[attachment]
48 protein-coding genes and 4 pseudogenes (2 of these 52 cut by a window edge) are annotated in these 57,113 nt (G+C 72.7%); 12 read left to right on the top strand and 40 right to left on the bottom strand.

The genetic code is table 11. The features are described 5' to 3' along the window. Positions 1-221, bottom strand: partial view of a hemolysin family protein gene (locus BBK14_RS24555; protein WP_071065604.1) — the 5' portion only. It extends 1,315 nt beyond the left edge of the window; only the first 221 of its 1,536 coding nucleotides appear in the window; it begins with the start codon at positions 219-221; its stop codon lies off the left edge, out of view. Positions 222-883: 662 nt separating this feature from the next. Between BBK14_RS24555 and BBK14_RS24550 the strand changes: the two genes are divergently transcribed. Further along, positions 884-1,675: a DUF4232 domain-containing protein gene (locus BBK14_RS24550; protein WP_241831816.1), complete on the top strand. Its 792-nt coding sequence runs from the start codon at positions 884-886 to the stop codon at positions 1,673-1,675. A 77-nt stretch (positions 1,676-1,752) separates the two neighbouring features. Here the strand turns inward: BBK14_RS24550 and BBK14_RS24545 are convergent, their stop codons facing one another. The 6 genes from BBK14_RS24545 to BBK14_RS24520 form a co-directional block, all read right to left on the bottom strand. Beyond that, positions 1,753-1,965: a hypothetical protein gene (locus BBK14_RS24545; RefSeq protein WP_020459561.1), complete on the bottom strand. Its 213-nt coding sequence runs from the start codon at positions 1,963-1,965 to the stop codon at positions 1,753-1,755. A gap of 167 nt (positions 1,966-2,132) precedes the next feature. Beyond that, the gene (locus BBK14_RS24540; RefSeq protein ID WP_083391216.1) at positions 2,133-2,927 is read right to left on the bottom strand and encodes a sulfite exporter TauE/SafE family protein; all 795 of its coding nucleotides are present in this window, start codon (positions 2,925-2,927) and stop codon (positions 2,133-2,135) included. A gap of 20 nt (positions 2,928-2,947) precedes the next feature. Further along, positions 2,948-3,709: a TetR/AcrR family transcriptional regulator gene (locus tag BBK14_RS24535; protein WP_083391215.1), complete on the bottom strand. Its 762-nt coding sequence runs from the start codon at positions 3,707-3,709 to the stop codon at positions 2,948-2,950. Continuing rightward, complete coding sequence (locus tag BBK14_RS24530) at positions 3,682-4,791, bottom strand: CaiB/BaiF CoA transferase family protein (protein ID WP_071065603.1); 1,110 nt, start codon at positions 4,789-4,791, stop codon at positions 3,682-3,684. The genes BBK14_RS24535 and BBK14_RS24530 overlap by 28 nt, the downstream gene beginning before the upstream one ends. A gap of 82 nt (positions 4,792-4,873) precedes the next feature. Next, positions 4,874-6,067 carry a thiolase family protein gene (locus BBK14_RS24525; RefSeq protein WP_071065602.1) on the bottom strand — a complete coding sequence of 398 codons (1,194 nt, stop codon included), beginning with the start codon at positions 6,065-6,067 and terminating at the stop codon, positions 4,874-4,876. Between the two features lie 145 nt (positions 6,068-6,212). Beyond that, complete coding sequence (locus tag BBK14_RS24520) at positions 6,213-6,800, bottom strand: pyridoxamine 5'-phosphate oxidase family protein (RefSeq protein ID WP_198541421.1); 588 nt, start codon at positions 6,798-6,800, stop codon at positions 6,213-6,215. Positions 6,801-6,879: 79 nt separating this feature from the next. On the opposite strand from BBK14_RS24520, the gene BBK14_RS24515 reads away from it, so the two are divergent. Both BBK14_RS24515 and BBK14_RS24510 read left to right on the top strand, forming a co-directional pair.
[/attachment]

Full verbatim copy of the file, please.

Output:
48 protein-coding genes and 4 pseudogenes (2 of these 52 cut by a window edge) are annotated in these 57,113 nt (G+C 72.7%); 12 read left to right on the top strand and 40 right to left on the bottom strand.

The genetic code is table 11. The features are described 5' to 3' along the window. Positions 1-221, bottom strand: partial view of a hemolysin family protein gene (locus BBK14_RS24555; protein WP_071065604.1) — the 5' portion only. It extends 1,315 nt beyond the left edge of the window; only the first 221 of its 1,536 coding nucleotides appear in the window; it begins with the start codon at positions 219-221; its stop codon lies off the left edge, out of view. Positions 222-883: 662 nt separating this feature from the next. Between BBK14_RS24555 and BBK14_RS24550 the strand changes: the two genes are divergently transcribed. Further along, positions 884-1,675: a DUF4232 domain-containing protein gene (locus BBK14_RS24550; protein WP_241831816.1), complete on the top strand. Its 792-nt coding sequence runs from the start codon at positions 884-886 to the stop codon at positions 1,673-1,675. A 77-nt stretch (positions 1,676-1,752) separates the two neighbouring features. Here the strand turns inward: BBK14_RS24550 and BBK14_RS24545 are convergent, their stop codons facing one another. The 6 genes from BBK14_RS24545 to BBK14_RS24520 form a co-directional block, all read right to left on the bottom strand. Beyond that, positions 1,753-1,965: a hypothetical protein gene (locus BBK14_RS24545; RefSeq protein WP_020459561.1), complete on the bottom strand. Its 213-nt coding sequence runs from the start codon at positions 1,963-1,965 to the stop codon at positions 1,753-1,755. A gap of 167 nt (positions 1,966-2,132) precedes the next feature. Beyond that, the gene (locus BBK14_RS24540; RefSeq protein ID WP_083391216.1) at positions 2,133-2,927 is read right to left on the bottom strand and encodes a sulfite exporter TauE/SafE family protein; all 795 of its coding nucleotides are present in this window, start codon (positions 2,925-2,927) and stop codon (positions 2,133-2,135) included. A gap of 20 nt (positions 2,928-2,947) precedes the next feature. Further along, positions 2,948-3,709: a TetR/AcrR family transcriptional regulator gene (locus tag BBK14_RS24535; protein WP_083391215.1), complete on the bottom strand. Its 762-nt coding sequence runs from the start codon at positions 3,707-3,709 to the stop codon at positions 2,948-2,950. Continuing rightward, complete coding sequence (locus tag BBK14_RS24530) at positions 3,682-4,791, bottom strand: CaiB/BaiF CoA transferase family protein (protein ID WP_071065603.1); 1,110 nt, start codon at positions 4,789-4,791, stop codon at positions 3,682-3,684. The genes BBK14_RS24535 and BBK14_RS24530 overlap by 28 nt, the downstream gene beginning before the upstream one ends. A gap of 82 nt (positions 4,792-4,873) precedes the next feature. Next, positions 4,874-6,067 carry a thiolase family protein gene (locus BBK14_RS24525; RefSeq protein WP_071065602.1) on the bottom strand — a complete coding sequence of 398 codons (1,194 nt, stop codon included), beginning with the start codon at positions 6,065-6,067 and terminating at the stop codon, positions 4,874-4,876. Between the two features lie 145 nt (positions 6,068-6,212). Beyond that, complete coding sequence (locus tag BBK14_RS24520) at positions 6,213-6,800, bottom strand: pyridoxamine 5'-phosphate oxidase family protein (RefSeq protein ID WP_198541421.1); 588 nt, start codon at positions 6,798-6,800, stop codon at positions 6,213-6,215. Positions 6,801-6,879: 79 nt separating this feature from the next. On the opposite strand from BBK14_RS24520, the gene BBK14_RS24515 reads away from it, so the two are divergent. Both BBK14_RS24515 and BBK14_RS24510 read left to right on the top strand, forming a co-directional pair.